Hale Irwin named 2019 recipient of PGA Tour's Payne Stewart Award
Hale Irwin has been named the 2019 winner of the PGA Tour’s Payne Stewart Award for a career in charitable giving that might rival his incredible playing record.
A three-time U.S. Open champion who went on to become the winningest player in PGA Tour Champions history, Irwin will be honored Aug. 20 in Atlanta in conjunction with the Tour Championship. The Payne Stewart Award is presented annually by the tour to a professional golfer who best exemplifies Stewart’s steadfast values of character, charity and sportsmanship. The award, presented by Southern Company, was introduced in 2000, a year after Stewart died in a plane crash during the week of the 1999 Tour Championship.
“When Tracey [Stewart] told me that I would be the 2019 recipient of the Payne Stewart Award, I was honestly surprised yet overcome with emotion and pride when thinking of Payne, the honor of this Award which bears his name and the many deserving players who have earned it before me,” Irwin said in a statement. “Payne was a friend and a tremendous champion of our game, but more than that, he was committed to leaving a remarkable impact through golf which is still felt today.”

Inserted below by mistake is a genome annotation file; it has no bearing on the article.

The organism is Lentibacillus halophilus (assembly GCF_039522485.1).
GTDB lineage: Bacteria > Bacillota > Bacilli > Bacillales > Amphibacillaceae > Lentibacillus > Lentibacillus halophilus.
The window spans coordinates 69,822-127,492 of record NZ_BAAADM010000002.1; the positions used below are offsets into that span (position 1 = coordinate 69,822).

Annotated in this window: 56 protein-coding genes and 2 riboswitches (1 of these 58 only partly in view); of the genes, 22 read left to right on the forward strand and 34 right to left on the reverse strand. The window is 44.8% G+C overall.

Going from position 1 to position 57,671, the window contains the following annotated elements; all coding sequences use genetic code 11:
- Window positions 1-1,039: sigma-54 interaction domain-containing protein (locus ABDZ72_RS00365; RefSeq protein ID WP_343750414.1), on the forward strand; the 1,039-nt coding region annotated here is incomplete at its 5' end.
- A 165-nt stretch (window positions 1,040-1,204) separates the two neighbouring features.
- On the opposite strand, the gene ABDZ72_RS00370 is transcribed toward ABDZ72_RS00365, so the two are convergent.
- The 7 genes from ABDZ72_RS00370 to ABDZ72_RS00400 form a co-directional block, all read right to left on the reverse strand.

A two-sport standout at the University of Colorado, where he was a two-time all-Big Eight selection as a defensive back and the NCAA individual golf champion, Irwin won 20 times on the PGA Tour, including his three U.S. Opens in 1974, 1977, and 1990. His win in a playoff at Medinah in 1990 made him, at 45, the oldest winner in the history of the Open, and it only portended what was to come as a senior, when Irwin won a record 45 times.
Off the course, Irwin has been deeply involved in raising money money in his native Missouri for St. Louis Children’s Hospital. He established a charity golf tournament to raise money for the hospital, and in 1995 the hospital dedicated the Hale Irwin Center for Pediatric Hematology/Oncology in his honor.
Irwin is the 22nd recipient of the Payne Stewart Award. Byron Nelson, Jack Nicklaus, and Arnold Palmer were the joint inaugural recipients in 2000.